Throughout her personal K-12 academic experiences, McCray noticed she was often the only Black student in her honors and AP courses.
“I always wondered — ‘What about me makes it OK for me to be here?’” she said.
McCray recognized the experiences of her peers were inevitably going to be vastly different from her own, as they were not receiving the same kind of instruction nor opportunities as she was. While she had a mother who was wholeheartedly committed to advocating for her future, she realized this, too, was not always the experience of others.
“Not every parent has the time or the know-how or the background or fortitude to pursue and persist on behalf of their children,” she said.
As a special educator, supporting students with behavioral and learning disabilities in elementary and middle school settings, McCray was guided by these revelations.
“How can we say that we’re doing anything in service of our children and their families if that’s not always our goal,” she said.
Taking an uncompromising responsibility for student learning, McCray sought to provide her students the support they needed to be successful, while also equipping their families with the knowledge to challenge and overcome persisting barriers.
“If I’m in a space and there are others that I feel like should be in this space, it’s up to me to say something and do something,” she said… “If I’m unwilling, then I don’t deserve the role or responsibility.”
As she continued serving in the classroom, McCray gained opportunities to work with fellow teachers and felt energized by the experience and the potential to make a greater impact on education.
“As much as I could impact the students that were in my classroom when they were there, they were going into other spaces and they were not being as successful,” she said, “and so how could I help them and their teachers be successful throughout their day, throughout their academic time?”
McCray’s journey inevitably led her to higher education, where she realized she could expand her reach and influence the lives of countless students through their future educators and leaders.
“I’m always thinking about the kids,” she said. “Even though I spend very little time in K-12 classrooms now, I’m always thinking about what impact I have on the people that I work with and how does that influence what’s happening for kids in K-12 settings.”
By educating cadres of teachers and leaders, McCray can equip them to address inequities in their classrooms and schools making a difference not only in students’ lives, but also the lives of their families and communities.
“In public education in general, there are structural barriers that as a whole we seem unwilling to address,” she said. “We talk around them, we tinker around the edges, we talk about accountability, but we don’t hold systems and the people who operate systems accountable in ways that I think we should.”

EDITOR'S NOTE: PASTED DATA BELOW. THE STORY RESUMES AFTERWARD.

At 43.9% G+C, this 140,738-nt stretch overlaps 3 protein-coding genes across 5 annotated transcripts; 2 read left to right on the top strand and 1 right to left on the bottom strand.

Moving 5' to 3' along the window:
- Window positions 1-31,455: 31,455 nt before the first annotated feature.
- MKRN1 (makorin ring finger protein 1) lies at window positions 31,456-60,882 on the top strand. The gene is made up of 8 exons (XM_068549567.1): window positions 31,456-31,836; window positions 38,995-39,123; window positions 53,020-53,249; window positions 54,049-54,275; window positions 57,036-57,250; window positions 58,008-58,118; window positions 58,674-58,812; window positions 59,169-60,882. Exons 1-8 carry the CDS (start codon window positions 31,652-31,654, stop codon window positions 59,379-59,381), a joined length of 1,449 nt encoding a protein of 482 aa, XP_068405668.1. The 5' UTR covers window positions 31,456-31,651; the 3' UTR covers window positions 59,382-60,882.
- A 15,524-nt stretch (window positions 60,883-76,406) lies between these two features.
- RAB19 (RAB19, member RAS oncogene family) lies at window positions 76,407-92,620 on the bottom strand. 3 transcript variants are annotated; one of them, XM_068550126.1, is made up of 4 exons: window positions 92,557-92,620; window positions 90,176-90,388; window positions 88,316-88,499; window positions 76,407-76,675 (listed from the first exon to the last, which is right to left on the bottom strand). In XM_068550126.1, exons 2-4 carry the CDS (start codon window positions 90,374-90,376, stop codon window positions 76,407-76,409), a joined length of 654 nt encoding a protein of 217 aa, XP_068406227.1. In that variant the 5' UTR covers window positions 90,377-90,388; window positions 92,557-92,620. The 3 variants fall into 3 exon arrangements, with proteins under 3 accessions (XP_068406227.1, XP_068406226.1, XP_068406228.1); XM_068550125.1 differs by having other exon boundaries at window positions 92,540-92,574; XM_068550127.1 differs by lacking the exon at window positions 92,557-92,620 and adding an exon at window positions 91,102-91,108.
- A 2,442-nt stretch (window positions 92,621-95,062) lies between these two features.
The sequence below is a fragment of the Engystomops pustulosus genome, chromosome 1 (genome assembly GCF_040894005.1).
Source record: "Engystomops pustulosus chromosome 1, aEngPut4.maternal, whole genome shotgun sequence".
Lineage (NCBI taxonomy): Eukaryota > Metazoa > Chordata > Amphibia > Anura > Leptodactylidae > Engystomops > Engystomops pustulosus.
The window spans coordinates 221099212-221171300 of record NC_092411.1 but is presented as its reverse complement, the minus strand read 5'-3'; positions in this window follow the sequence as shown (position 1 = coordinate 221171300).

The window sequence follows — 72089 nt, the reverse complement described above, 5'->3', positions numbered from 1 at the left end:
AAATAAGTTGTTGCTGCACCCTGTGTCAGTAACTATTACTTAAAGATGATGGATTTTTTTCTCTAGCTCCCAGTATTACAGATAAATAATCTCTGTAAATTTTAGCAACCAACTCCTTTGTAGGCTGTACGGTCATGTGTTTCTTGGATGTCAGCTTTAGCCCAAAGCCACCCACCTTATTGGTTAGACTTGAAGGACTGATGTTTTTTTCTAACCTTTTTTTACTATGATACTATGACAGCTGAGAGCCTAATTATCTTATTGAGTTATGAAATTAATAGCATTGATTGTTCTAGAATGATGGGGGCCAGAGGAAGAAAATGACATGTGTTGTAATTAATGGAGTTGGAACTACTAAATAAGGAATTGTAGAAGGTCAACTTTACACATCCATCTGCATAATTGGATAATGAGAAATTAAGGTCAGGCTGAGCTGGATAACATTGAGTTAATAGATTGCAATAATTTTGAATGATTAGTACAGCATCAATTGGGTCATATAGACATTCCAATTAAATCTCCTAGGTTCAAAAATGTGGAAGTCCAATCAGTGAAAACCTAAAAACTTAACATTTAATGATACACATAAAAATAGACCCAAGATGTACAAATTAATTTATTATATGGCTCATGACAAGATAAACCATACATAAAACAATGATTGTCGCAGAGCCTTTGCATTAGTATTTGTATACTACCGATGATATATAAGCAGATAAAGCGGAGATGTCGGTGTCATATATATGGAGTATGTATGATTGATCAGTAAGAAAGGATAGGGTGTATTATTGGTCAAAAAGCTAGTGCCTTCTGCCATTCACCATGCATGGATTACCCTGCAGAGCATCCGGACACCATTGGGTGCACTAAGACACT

McCray’s passion and vision have remained guiding forces in her work at the College of Education and SESPECS.
During her tenure, McCray has been involved with several critical grant-funded projects to advance teacher education, foster inclusive learning and teaching, promote teacher and leader professional development, and influence national policy. Currently, she serves as the co-principal investigator for two major initiatives: the Collaboration for Effective Educator Development, Accountability and Reform (CEEDAR) Center and a National Science Foundation-funded project titled The (In)authentic Experiences of Black Engineers. For these and other endeavors she has been recognized by the university for her record of accomplishment receiving the prestigious UF Research Foundation Professorship in 2017.
“I try to just be persistent in nudging folks around me and asking questions and pushing the envelope,” she said, “conducting research that allows the voices of those that are impacted to be amplified.”
Looking to the future, McCray hopes to lead SESPECS into a new era putting equity, diversity and innovation at the heart of the department. With a longstanding record of achievement already, she hopes to focus efforts on becoming more intentional with their work and capitalizing further on synergy.
“We have great strength in prevention and intervention with our Early Childhood faculty, with our School Psychology faculty and the Special Education faculty,” she said, “but how do we do that in ways that show we’re about equity, that we are thinking about students who are made vulnerable by the contexts that they’re in, and how do we right those situations so that they can have good lives on their terms?”
Vital to McCray’s vision is working with seasoned faculty to lay and fortify the foundation of the department and with early and mid-career faculty to serve as the architects of the future of the department.
“It takes all of us to get this work done,” she said.
McCray hopes a part of her legacy will be defined by recasting SESPECS’ infrastructure to innovate and contributing to its reputation and recognition as a place that values everyone equitably.
“I feel like I’ve been given this opportunity, and I can’t take it for granted,” she said.